The patients here are silent. Their machines
Speak for them, in rhythmic beeps and colored lines,
And numbers–lots of numbers. Which one means
He is getting better? Or worse? What are the signs
We should attend to? I choose to watch the heart
Monitor; for now, it is holding steady, if fast.
They’ve chilled his blood, in hopes his brain will start
To heal itself, but now two days have passed;
It’s time to warm him up. We hope for the best
And wait, and watch the numbers, and pace, and cry.
The doctor’s face confirms–we’ve failed this test.
There is no doubt; my brother soon will die.
We know, today, his heart will slow and stop,
And as we watch… the numbers start to drop.
This was intended (still is, I suppose) to be just one of a series of sonnets, observations from the hospital. The different populations within the hospital were fascinating to watch, even in such horrible circumstances as we were in. The families of patients, both new and long-term; the doctors and nurses–“heroic” does not come close; the new parents; the cops and paramedics bringing in the victims of accidents and shootings; the janitorial staff, who appear to have seen everything all too often; the clergy, impotence masquerading as importance.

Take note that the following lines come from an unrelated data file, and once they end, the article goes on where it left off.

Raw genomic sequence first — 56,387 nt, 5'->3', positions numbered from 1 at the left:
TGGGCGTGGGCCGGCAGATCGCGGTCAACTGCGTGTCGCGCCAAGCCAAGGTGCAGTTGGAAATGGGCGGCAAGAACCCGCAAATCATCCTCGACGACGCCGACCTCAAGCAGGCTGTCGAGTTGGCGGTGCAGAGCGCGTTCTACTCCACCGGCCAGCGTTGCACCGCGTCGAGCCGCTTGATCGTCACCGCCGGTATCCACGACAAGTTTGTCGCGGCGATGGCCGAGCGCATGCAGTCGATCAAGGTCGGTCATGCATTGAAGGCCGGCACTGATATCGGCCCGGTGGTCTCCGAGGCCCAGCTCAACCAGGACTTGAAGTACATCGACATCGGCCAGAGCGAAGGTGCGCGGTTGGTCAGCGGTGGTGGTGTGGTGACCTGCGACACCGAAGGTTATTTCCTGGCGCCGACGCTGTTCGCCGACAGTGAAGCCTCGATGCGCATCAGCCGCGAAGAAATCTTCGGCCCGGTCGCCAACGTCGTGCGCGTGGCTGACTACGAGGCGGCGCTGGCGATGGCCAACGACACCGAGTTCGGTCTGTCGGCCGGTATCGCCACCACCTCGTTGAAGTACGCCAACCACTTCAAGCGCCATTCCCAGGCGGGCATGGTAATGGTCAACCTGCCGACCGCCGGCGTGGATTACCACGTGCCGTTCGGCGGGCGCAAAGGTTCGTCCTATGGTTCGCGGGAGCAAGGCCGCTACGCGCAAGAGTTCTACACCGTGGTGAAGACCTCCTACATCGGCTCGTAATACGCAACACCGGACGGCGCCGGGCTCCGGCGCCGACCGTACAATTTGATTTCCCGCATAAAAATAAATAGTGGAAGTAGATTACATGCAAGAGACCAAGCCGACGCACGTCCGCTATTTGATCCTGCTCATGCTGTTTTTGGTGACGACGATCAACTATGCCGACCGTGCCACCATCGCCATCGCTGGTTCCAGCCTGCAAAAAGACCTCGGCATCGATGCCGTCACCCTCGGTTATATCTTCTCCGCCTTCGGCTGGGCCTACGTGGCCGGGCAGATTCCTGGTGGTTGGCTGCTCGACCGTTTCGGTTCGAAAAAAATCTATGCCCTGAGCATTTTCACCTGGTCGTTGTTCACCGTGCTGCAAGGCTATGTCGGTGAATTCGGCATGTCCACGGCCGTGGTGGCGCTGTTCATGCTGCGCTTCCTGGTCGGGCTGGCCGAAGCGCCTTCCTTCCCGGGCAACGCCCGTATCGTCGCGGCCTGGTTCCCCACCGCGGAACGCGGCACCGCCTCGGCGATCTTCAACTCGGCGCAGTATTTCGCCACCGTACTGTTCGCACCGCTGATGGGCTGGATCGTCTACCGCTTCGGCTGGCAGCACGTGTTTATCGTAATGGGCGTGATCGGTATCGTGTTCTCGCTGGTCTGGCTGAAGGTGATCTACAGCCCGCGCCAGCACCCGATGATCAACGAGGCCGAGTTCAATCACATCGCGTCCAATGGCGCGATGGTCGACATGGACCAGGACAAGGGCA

But, perhaps understandably, these are not easy things to write. I’m not a poet; I’m a commenter in verse. It is the exception, rather than the rule, when I write about something that touches me personally. Hell, I could make the argument that the restriction of verse is just another way of distancing myself from a topic. It has to rhyme, after all
Anyway. I’m not happy with it, but here it is, for now. I plan to revisit (in verse, that is) this hospital, but I couldn’t begin to say when that will be.